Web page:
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Inuyama Castle

Inuyama Castle, the oldest surviving Japanese castle

Those who have visited Japan in the past are likely aware that the country is home to a great many medieval-style fortresses. Alas, only a few of the structures in this collection are actually historic buildings. In fact, only a mere twelve of numerous castles stand as originals. The remaining castles are ferroconcrete reconstructions that were assembled in later years to recapture the losses Japan endured following the shift to modernity during the late 1800s. While these newer buildings often housed an impressive collection of historical artifacts (e.g. Tsuruga Castle in Aizu-Wakamatsu), there’s just something special about experiencing the real McCoy.

While there are indeed a variety of more convenient options for exploring Japanese castles, those on the hunt for authenticity are encouraged to visit one of the twelve originals. Here, you there’s few spots better than Aichi Prefecture’s Inuyama Castle. Widely considered to be the oldest of the surviving medieval strongholds, the current keep was erected as far back as the year 1537. Moreover, the castle also stands atop a small hill next to Kiso River meaning that it has a commanding view of the surrounding land. While there have certainly been some modern additions for the purpose of preservation, the main keep’s wood-and-rock facade has been left largely intact.

Now, unlike some of the other surviving dozen, Inuyama Castle actually did see some action during Japan’s Warring States period (1467–1603). The fort was the final obstacle the fiery warlord Oda Nobunaga had to overcome to solidify his dominion over his home province. After smashing the Imagawa clan at the Battle of Okehazama, Oda Nobunaga set his sights on capturing the strategic stronghold that was Inuyama Castle. While I will always be a Hikone Castle fanboy, it’s a history buff’s dream-come-true to scout a fortress that actually withstood several fierce battles.

How to Get There

The area in front of Nagoya Station in Aichi Prefecture

Before I end up nerding out on Japanese history on you again, let’s make a detour and cover some key logistics. Though Inuyama Prefecture isn’t exactly found far off of the beaten path, it’s not as easy to access as the reconstructed Osaka Castle. To get there, you’ll want to first make your way to Nagoya via the bullet train. Now, I harp on this a lot but Nagoya is a city that many foreign tourists completely skip. Given the wealth of attractions in the vicinity, this is such a tragedy. I really wish more JR Rail Pass holders would take advantage of the fact that they can easily hop off at Nagoya.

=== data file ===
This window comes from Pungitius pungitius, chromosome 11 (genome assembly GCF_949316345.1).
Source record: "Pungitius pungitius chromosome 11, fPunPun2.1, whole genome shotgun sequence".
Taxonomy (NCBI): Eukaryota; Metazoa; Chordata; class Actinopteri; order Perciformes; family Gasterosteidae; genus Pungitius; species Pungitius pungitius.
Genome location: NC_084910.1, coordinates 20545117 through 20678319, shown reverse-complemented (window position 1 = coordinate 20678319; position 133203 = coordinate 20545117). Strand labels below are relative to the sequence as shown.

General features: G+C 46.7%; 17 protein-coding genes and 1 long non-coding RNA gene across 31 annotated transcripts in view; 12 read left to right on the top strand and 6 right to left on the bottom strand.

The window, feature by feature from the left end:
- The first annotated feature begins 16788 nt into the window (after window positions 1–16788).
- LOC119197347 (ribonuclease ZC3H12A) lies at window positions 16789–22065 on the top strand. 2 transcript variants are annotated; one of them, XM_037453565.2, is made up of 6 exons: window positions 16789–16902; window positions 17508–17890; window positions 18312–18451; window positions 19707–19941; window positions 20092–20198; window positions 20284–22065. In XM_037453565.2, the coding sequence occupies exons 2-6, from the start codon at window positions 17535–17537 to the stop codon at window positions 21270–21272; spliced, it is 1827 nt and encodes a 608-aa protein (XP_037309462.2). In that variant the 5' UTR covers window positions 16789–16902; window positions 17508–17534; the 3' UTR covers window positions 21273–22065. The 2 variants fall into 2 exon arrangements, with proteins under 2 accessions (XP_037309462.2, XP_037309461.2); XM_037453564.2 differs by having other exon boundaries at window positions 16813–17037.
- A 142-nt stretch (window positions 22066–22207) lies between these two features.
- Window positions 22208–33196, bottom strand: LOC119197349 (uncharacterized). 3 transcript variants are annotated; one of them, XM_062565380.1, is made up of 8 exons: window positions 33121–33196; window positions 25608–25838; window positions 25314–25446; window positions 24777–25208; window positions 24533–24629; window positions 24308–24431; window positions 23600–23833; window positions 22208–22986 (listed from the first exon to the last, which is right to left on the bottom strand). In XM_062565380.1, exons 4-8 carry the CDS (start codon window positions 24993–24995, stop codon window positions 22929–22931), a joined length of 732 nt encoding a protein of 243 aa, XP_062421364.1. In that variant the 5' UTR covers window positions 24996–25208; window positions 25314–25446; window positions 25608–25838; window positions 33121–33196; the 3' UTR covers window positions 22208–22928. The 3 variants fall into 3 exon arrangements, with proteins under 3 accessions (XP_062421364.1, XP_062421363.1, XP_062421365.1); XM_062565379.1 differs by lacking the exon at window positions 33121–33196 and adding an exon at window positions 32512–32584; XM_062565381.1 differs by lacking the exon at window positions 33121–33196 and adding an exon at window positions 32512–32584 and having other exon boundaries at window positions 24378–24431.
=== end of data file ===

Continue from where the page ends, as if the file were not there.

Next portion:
Anyway, once you’re in Nagoya, you’ll want to switch to the Meitetsu Inuyama Line and take this to Inuyama Station. As always, you’d be wise to reference Jorudan or a similar service to make calculating the train times easier. After arriving at Inuyama Station, you’ll need to hoof it 10 minutes or so over to Inuyama Castle. While there may be a bus, it’s probably less of a headache to walk (unless you have a strong command of Japanese that is). Here’s a link to a Google Map to help guide you in case you need it…

What to See at Inuyama Castle

The castle town in front of Aichi Prefecture’s Inuyama Castle

While Inuyama Castle is the reason you come to this part of Aichi Prefecture, it’s not the only game in town. In fact, there are enough attractions scattered about the fortress to keep you busy for the better part of a day. The following is a list of allures that I found to my liking…

  • Inuyama Castle Town
    Japanese fortresses often gave birth to so-called castle towns that resided at their bases. Here, commonors and other individuals related to the economy of the domain would reside. Though there are many Japanese castles that no longer show any traces of their castle towns, Inuyama Castle is a rare exception. Today, the main approach to the stronghold is lined with all sorts of shops that invest an effort to recreate a facade of medieval Japan.